Norwegian Shipping Tycoon Plans To Merge Dry Bulk Shipping Assets


OSLO, Oct 8 (Reuters) - Norwegian shipping tycoon John Fredriksen plans to merge his dry bulk shipping arms Golden Ocean and Knightsbridge Shipping in an attempt to fight off a downturn in the sector and create one of its biggest fleets.

Fredriksen, who owns a plethora of shipping assets ranging from offshore rig firm Seadrill to tanker group Frontline, would own 42 percent of the combined firm, to be named Golden Ocean Group, the companies said in a statement.

"With the current weakness in the dry bulk market, we believe there will be attractive consolidation opportunities going forward," Knightsbridge said.

"Upon an expected recovery of the dry bulk market and as newbuilds are brought into the fleet, we believe the Combined Company will generate significant cash flow," it added.

Golden Ocean shares, which had plummeted on Tuesday to a 14-month low of 6.39 Norwegian crowns, bounced more than 5 percent on news of the deal, which will involve its takeover by Knightsbridge before the merged group is renamed.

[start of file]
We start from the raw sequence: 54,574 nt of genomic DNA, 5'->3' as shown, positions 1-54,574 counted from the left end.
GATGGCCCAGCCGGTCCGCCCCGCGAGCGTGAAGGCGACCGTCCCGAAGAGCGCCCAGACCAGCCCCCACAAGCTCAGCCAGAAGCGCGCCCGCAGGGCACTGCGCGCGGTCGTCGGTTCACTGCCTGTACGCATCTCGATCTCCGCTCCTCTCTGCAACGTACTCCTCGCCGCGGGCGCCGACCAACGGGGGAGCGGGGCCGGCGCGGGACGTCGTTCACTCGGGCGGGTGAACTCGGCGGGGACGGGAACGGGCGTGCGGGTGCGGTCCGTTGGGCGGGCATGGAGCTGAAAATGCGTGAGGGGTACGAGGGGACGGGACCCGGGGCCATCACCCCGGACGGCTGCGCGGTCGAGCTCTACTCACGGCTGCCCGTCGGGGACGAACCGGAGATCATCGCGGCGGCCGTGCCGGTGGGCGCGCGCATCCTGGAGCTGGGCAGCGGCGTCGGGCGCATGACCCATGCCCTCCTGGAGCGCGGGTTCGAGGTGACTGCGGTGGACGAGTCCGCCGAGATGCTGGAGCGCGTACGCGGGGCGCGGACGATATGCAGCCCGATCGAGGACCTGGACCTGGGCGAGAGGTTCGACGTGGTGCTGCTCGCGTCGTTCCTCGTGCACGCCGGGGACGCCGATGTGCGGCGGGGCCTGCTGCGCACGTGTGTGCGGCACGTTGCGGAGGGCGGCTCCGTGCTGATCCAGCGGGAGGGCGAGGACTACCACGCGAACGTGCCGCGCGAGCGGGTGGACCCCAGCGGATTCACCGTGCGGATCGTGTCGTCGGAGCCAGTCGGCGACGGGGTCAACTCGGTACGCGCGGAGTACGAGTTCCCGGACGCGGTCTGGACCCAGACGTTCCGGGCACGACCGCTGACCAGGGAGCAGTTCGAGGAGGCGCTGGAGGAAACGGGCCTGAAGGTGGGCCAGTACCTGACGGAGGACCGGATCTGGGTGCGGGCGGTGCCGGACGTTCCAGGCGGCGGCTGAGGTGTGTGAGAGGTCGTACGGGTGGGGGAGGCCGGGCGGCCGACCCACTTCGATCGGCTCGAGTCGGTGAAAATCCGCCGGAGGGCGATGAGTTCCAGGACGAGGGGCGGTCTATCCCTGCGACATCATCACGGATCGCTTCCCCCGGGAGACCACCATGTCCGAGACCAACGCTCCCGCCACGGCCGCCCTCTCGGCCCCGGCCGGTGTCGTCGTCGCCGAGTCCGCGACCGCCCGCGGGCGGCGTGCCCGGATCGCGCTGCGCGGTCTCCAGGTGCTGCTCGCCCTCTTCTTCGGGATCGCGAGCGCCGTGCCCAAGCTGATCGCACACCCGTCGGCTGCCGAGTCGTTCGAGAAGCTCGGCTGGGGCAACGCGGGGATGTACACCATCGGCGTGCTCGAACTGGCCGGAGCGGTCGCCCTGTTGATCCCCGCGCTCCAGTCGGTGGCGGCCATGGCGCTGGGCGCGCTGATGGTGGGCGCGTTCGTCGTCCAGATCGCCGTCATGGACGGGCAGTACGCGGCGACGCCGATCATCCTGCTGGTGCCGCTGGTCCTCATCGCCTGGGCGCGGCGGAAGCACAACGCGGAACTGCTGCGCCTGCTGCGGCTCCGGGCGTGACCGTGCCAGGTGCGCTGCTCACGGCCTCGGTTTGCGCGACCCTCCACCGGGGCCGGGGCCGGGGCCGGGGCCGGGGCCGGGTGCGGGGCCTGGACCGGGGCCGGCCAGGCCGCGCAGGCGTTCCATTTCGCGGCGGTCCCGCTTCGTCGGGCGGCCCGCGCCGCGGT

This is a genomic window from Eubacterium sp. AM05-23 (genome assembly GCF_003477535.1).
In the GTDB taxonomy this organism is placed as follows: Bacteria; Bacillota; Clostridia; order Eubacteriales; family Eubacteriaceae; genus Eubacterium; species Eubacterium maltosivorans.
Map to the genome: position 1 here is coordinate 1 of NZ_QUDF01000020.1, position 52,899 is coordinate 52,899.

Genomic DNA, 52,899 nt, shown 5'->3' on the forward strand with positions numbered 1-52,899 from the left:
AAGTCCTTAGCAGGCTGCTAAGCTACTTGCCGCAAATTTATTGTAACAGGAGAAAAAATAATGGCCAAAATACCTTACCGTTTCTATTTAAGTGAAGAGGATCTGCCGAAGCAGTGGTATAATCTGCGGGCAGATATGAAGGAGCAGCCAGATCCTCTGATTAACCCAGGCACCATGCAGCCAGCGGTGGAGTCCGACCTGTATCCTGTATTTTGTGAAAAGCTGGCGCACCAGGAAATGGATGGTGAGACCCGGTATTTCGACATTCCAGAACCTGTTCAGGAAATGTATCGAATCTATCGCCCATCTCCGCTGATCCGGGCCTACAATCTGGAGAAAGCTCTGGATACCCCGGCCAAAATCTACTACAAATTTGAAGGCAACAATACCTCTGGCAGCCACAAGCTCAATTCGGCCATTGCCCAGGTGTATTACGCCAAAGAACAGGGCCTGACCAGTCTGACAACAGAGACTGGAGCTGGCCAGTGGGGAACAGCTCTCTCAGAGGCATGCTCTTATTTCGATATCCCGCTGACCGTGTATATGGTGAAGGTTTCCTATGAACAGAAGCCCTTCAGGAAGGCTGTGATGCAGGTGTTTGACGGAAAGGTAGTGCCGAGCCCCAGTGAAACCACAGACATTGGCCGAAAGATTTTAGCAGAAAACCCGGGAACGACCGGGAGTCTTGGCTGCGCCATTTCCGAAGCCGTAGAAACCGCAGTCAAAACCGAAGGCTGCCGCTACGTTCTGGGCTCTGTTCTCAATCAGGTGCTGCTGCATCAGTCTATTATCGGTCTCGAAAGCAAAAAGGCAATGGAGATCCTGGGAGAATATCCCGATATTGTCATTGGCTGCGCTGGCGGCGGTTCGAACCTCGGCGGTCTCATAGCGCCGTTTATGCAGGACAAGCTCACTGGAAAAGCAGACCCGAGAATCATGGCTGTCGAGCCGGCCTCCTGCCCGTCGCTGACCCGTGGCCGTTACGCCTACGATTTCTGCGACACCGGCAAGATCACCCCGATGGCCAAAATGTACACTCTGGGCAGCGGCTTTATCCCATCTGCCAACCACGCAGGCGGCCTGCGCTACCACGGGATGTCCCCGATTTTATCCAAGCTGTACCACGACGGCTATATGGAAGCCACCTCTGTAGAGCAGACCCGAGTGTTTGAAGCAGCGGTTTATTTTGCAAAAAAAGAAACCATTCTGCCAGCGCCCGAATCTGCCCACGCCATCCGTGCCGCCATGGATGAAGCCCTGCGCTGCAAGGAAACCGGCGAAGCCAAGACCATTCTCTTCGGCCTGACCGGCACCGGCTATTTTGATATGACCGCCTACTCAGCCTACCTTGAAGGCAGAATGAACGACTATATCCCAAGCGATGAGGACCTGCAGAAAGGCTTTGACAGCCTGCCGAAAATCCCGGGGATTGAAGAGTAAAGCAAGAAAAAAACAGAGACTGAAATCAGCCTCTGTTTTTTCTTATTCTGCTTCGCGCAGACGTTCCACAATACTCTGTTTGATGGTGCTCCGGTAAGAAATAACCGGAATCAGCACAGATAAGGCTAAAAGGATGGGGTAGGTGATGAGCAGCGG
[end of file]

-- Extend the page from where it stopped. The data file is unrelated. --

Under the terms of the deal, each share in Golden Ocean will qualify for 0.13749 shares in Knightsbridge, which will issue a total of 61.5 million shares to investors in the target company.

The dry bulk industry has been in a six-year slump as the global financial crisis dented demand for commodities just as shipping firms took delivery of new vessels ordered before the market's crash.

With the price of key commodities, like iron ore, falling further, the market's recovery could be even longer than previously thought, analysts said.

The combined Golden Ocean Group will have 72 vessels, including 36 currency under construction. The fleet will include 46 capesize vessels, among the biggest in the world, and will also have 10 ice class vessels, capable of traversing the northern sea route.

The acquisition is conditional on approval from holders of 75 percent of the equity in both companies as well as regulatory clearance. Shareholder meetings to vote on the deal will be held at a date to be set either in December or January.

(Editing by David Holmes)


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